Is your Service Plan taking You for a Ride?
October 30, 2016
Owning a car these days is becoming needlessly more expensive than it was in the past, one of the contributing factors to this is the service plan that some manufacturers sell buyers with the car.
When purchasing a car from a dealership, you also buy a maintenance contract for the vehicle. The agreement states the specific centres where to service the car.
Should this be the case? Should you be forced to operate a maintenance plan when you buy a car? And with a particular dealership for that matter. When did it become okay to rob customers of the power of choice?
No choices Offered with Service Plan
Many vehicle owners are under some maintenance contract with the manufacturer of their car or the dealer who sold it to them. Often these plans are not all they are made out to be when signing up.
Buyers are required to use a particular manufacturer or dealer. No matter how inconvenient their service centres are. They also have to pay the cost of that particular brand of parts and the labour rate. Regardless of how high it may be.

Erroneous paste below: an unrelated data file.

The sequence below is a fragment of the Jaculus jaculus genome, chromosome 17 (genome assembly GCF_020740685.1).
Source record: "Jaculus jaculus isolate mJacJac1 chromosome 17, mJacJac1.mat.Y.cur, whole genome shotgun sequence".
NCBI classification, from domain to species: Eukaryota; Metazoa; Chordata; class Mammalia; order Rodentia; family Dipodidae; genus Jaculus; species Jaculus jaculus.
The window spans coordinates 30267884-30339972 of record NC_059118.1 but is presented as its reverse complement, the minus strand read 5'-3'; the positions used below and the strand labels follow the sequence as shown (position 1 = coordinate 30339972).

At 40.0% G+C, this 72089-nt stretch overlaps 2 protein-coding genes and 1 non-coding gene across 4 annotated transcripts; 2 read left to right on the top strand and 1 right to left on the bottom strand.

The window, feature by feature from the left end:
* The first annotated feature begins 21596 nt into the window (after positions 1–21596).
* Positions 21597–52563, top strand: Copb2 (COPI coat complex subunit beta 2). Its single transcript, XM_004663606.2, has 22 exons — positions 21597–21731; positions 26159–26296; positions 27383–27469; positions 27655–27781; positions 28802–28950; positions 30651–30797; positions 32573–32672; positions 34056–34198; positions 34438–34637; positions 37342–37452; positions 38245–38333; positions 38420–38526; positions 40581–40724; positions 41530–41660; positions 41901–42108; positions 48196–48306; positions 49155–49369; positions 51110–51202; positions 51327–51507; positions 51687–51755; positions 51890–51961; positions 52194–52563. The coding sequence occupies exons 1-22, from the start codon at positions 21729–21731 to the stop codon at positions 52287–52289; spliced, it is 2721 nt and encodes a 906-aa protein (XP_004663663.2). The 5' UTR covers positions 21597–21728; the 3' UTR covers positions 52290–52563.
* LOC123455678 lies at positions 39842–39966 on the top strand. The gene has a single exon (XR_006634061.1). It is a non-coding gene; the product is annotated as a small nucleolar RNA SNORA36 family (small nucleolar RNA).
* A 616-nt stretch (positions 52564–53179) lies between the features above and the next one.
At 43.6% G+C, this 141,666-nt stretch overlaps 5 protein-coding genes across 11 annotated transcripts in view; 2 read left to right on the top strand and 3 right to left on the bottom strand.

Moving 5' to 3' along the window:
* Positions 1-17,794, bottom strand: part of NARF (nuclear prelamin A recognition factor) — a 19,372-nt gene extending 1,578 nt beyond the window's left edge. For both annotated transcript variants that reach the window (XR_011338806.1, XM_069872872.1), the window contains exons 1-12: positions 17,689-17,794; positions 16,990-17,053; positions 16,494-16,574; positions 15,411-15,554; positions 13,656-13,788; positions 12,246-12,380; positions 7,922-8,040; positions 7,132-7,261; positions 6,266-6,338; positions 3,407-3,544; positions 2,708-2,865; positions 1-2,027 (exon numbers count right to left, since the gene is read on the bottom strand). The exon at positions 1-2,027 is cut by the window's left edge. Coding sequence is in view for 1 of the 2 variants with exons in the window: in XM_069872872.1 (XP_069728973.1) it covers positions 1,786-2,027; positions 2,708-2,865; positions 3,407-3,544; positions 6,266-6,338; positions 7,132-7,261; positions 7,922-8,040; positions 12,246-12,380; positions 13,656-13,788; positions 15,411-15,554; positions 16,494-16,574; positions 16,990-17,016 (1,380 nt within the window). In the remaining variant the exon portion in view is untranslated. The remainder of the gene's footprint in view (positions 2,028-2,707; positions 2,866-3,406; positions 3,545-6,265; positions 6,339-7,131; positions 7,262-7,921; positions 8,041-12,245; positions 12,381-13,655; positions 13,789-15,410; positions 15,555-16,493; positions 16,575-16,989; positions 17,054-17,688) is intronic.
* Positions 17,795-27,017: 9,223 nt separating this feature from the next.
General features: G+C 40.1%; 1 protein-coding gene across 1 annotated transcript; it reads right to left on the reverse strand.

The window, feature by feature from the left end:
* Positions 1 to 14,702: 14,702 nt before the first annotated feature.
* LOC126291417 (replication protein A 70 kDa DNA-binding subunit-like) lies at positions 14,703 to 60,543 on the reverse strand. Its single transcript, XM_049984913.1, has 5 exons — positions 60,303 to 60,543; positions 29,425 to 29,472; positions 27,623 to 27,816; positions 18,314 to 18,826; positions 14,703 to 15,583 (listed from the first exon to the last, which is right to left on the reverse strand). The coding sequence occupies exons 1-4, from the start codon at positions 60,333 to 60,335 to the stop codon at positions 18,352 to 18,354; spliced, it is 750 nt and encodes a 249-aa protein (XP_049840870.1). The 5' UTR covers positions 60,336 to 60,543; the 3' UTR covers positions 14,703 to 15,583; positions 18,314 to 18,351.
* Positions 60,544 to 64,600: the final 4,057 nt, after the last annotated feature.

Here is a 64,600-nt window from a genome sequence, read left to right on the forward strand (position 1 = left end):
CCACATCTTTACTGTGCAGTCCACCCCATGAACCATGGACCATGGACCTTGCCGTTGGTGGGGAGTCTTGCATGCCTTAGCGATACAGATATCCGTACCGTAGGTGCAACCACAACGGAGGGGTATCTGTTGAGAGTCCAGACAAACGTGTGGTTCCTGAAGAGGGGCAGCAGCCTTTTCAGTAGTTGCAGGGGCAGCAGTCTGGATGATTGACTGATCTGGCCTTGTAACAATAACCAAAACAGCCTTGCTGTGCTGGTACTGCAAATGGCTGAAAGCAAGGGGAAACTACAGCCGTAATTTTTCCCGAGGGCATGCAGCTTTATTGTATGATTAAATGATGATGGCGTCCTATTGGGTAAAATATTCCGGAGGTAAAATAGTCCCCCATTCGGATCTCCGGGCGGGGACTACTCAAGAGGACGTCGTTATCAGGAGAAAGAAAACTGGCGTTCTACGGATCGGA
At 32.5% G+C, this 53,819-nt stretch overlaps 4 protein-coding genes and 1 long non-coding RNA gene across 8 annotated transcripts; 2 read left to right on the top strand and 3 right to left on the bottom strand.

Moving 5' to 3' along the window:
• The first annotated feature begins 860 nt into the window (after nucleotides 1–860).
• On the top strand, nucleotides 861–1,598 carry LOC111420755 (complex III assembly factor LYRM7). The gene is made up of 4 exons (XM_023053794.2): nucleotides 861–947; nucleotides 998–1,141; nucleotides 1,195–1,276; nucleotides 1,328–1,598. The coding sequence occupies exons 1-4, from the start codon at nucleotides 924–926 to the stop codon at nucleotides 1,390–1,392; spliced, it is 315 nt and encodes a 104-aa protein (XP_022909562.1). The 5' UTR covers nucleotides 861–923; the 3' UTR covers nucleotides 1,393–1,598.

And that’s not the worst part, as the cover does not extend to all vehicle parts. Insurance covers items like brake pads etc. but if the clutch kit succumbs to wear and tear, you pay.
You Pay more if You’re not Careful
Motorists assume that the contract covers most parts of the service plan. Also, the contract adds a significant amount to the overall purchase price of the car. In some instances, payment of up to R100,000 more.
All added extras to cater for a plan they didn’t want. Most South Africans are likely to finance the purchase of a car through a bank and not pay cash. Interest rates will further increase the amount.
Another negative is that you may not rack up the necessary mileage to fully take advantage of the service plan.
A Service plan Decision
It’s easy to point an accusing finger at car dealers and manufacturers for selling their service plans on hapless customers. However, customers themselves are partly to blame for this flourishing practice.
How many know that the Consumer Protection Act protects them from unscrupulous car dealers and gives them the power to opt out of the maintenance plan?
You should be able to buy a car without a service plan if you have no interest in one. It’s understandable why many buyers buy into these restrictive maintenance programs as dealers tell them that whether or not they take the plan, the vehicle’s price will remain the same.
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All info was correct at time of publishing